Imagine instead of having to switch the points, the points have not been observed, and are therefore in a state of quantum superposition- they simultaneously send the trolley down both tracks, and down neither. Quantum physics is weird. When we observe the points, we would hope that the state it collapses into is one where the trolley is directed towards killing the fewest people. The only difference between such a situation and the one I propose in the motion is the positive act of flipping the switch, against the neutral act of merely observing which state the points are in. Humans seem to have an innate tendency to consider positive actions, such as flipping a switch, to be more harmful than neutral ones, such as observing the points, or negative ones, such as not flipping the switch. This is illogical- if the "right" case is for the switch to be in a particular configuration, how we get to it should be irrelevant to what this configuration itself is, regardless of whether we have to switch the points or not, provided the result is identical.

Harm principle does not state that one may not cause harm, but rather that one should minimise the harm dealt to all sentient parties. That is to say, that one should flip the switch, killing one person, as this harms fewer people than not flipping the switch and killing five.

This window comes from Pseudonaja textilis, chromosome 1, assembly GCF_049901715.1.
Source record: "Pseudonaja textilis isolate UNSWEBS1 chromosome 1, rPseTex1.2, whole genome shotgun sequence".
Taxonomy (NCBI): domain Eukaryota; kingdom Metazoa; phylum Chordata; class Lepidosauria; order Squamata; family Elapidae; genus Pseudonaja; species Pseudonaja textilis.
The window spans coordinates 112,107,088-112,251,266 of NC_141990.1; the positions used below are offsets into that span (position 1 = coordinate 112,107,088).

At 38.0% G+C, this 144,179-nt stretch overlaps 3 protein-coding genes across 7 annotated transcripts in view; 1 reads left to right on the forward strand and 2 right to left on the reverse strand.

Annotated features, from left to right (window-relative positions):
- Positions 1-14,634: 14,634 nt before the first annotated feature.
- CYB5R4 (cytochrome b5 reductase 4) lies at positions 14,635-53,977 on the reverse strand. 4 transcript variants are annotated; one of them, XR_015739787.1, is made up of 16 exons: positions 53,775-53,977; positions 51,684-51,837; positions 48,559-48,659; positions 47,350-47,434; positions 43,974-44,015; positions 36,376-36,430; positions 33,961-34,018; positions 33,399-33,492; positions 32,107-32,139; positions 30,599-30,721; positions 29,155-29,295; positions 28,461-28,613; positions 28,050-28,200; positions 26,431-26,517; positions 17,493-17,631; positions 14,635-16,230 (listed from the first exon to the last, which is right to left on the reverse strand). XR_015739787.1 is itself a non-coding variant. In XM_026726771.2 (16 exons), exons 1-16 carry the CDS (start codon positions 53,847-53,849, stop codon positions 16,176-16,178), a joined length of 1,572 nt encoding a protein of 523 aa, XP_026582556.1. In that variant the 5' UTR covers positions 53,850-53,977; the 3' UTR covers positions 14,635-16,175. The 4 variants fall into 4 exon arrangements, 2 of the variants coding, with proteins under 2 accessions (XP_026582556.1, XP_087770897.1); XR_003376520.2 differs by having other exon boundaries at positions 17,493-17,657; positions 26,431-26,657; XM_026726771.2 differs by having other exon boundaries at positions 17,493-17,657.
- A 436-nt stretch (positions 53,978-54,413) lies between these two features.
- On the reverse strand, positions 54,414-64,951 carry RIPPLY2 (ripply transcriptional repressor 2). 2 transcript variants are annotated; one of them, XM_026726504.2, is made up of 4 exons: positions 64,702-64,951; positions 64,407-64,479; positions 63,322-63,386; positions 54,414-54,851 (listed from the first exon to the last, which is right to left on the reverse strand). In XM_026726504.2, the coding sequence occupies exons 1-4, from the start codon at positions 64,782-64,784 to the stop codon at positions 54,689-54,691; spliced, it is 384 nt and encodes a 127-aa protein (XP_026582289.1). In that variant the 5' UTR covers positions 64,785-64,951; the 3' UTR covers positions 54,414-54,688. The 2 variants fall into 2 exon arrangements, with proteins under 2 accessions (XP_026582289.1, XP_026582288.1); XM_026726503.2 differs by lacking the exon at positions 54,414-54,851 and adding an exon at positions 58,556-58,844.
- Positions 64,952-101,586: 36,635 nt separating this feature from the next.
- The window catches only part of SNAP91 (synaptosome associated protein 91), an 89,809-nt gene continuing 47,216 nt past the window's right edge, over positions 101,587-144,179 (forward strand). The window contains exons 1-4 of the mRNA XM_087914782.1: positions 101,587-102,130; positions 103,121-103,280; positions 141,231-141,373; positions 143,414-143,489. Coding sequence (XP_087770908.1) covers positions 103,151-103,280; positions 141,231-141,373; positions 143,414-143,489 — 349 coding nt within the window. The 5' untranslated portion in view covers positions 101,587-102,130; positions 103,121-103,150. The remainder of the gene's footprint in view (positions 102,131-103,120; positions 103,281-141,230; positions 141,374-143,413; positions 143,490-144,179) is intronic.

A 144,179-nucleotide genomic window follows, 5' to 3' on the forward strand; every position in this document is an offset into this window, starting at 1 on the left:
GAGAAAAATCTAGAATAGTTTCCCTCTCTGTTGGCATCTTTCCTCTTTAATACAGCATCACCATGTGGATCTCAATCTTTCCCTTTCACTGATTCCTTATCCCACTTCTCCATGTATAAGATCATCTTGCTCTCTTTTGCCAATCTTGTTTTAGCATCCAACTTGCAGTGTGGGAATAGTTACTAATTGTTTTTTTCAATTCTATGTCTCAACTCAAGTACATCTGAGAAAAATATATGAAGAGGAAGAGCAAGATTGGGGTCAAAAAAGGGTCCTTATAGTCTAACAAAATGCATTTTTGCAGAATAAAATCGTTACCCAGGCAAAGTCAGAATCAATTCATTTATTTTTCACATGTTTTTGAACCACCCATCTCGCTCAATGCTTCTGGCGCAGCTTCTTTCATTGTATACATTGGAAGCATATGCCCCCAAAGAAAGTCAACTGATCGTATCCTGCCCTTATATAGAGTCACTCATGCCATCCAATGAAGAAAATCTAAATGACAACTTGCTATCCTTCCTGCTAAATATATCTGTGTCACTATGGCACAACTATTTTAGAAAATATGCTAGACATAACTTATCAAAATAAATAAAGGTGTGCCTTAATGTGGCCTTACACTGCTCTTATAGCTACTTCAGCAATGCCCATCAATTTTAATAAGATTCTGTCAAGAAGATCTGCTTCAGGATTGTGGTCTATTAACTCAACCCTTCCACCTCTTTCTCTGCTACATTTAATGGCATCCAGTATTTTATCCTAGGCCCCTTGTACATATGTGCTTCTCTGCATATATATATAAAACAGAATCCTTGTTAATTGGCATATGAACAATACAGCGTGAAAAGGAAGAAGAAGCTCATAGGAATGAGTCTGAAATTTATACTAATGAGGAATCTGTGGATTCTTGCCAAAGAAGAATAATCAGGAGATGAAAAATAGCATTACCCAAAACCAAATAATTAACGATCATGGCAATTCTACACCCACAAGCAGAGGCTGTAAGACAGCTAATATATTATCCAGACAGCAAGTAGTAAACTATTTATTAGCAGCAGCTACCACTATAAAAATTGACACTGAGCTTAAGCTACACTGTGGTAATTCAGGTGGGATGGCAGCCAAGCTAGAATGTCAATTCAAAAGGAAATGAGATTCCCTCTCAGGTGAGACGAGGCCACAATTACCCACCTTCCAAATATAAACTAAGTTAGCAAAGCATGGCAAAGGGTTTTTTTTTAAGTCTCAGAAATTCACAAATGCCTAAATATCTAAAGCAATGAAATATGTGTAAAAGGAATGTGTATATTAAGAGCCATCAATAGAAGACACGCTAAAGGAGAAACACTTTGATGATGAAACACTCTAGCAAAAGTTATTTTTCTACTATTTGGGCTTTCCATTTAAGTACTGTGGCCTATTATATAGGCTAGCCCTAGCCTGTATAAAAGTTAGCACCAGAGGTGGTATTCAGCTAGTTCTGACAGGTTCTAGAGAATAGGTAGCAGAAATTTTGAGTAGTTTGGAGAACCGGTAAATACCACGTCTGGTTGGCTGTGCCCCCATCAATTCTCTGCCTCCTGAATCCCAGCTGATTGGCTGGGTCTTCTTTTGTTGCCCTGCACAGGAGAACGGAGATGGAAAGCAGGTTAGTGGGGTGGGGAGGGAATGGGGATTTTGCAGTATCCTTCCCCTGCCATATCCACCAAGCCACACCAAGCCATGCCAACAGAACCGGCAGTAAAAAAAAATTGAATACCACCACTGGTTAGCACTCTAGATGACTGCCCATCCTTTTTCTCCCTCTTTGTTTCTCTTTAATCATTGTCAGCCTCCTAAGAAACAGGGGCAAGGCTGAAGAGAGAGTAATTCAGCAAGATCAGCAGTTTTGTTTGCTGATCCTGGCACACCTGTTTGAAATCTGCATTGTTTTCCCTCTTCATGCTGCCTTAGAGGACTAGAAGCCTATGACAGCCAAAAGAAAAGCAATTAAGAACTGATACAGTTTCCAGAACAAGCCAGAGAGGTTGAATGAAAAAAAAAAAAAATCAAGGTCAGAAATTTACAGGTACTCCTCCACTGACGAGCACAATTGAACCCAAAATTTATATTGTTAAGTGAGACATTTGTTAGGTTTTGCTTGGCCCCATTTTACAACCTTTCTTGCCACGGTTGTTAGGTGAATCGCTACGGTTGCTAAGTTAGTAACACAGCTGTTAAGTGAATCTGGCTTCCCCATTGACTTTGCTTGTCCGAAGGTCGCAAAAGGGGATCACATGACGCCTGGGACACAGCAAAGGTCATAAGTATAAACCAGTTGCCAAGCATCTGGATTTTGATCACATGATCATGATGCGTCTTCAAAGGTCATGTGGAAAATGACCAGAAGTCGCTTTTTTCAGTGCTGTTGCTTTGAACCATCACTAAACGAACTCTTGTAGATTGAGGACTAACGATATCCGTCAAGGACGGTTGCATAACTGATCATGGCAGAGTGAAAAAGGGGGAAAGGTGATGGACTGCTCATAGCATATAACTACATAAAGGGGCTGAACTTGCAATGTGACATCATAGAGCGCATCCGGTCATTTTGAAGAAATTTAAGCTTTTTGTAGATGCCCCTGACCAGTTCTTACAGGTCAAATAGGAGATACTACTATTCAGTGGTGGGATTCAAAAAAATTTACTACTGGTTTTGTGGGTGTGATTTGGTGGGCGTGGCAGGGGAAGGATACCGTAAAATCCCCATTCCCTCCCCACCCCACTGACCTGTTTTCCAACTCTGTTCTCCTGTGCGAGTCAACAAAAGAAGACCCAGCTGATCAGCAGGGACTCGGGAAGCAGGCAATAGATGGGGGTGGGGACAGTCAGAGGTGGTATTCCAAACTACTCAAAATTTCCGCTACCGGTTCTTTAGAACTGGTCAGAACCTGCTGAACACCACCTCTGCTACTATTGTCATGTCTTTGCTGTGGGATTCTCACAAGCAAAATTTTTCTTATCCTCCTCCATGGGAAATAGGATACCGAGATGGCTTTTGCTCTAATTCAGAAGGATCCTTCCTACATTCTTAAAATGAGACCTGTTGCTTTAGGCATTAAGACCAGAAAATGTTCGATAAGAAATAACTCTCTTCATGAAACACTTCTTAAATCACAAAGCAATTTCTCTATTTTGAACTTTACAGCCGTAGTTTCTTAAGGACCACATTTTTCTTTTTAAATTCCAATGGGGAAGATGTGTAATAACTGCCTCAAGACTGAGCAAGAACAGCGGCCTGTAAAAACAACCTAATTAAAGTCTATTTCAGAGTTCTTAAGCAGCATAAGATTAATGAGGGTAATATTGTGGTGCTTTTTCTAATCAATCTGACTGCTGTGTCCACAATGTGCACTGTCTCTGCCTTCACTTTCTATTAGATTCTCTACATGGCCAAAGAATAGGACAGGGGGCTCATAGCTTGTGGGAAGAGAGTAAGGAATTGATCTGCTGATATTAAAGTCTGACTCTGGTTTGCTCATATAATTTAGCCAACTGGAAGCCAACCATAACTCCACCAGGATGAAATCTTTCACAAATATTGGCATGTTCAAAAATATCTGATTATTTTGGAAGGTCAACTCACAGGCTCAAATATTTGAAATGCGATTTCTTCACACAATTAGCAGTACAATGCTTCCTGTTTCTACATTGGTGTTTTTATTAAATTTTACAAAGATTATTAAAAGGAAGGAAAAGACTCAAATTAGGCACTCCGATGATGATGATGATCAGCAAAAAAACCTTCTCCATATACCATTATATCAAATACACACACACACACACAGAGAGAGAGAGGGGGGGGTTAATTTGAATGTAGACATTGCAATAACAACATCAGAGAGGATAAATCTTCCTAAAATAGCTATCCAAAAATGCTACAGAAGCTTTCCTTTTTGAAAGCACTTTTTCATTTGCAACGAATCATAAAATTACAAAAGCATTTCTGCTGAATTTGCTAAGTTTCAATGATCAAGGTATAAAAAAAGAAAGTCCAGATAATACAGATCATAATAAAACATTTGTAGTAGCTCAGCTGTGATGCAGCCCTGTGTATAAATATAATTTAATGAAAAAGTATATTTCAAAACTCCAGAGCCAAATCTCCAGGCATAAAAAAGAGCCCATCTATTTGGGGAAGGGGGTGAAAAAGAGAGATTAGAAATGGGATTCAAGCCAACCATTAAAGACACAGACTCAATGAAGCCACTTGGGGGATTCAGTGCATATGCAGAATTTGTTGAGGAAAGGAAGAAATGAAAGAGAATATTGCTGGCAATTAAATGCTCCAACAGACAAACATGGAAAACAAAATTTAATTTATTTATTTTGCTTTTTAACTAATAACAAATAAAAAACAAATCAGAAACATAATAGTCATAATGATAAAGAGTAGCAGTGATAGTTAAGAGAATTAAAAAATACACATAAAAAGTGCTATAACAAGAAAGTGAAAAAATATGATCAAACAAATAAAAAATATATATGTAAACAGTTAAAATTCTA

The situations my opponent proposes are indeed different enough from the situation that I proposed as to make the moral action to do nothing and to allow five to die- in the case of the fat person, in pushing him, we create a world in which it is acceptable to push fat people off bridges if we see this as a moral thing to do. In such a world, the millions of fat people who exist around the world would be terrified of going outside as they are viewed as disposable, and therefore we have done more harm to more people than we would have prevented in saving the lives of five people.
Likewise, in the case of the doctor, in killing the patient to harvest his organs, we create a world in which patients do not feel safe going to the doctor in case they are killed for their organs. and therefore we have done more harm to more people- who may even die as a result of not going to the doctor- than we have prevented in saving the lives of five people.

It is worth noting that in a vacuum in which the results of our decisions have absolutely no affect beyond the scenario we are confronted with, pushing the fat man or killing one patient both become the moral thing to do, as we have prevented more harm than we have caused. However, we do not exist in such a vacuum and hence it is not moral to do these things.

The trolley problem as I originally presented it is different to the other situations my opponent proposed as it does not have an equivalent harmful, knock-on effect to society as a whole which would tip the balance and make it immoral to act in the way required to save five people. Therefore, I urge the reader to hold the position I initially proposed, which is that it is, in fact, moral to flip the switch in the previously outlined scenario.
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Debate Round No. 2
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Debate Round No. 3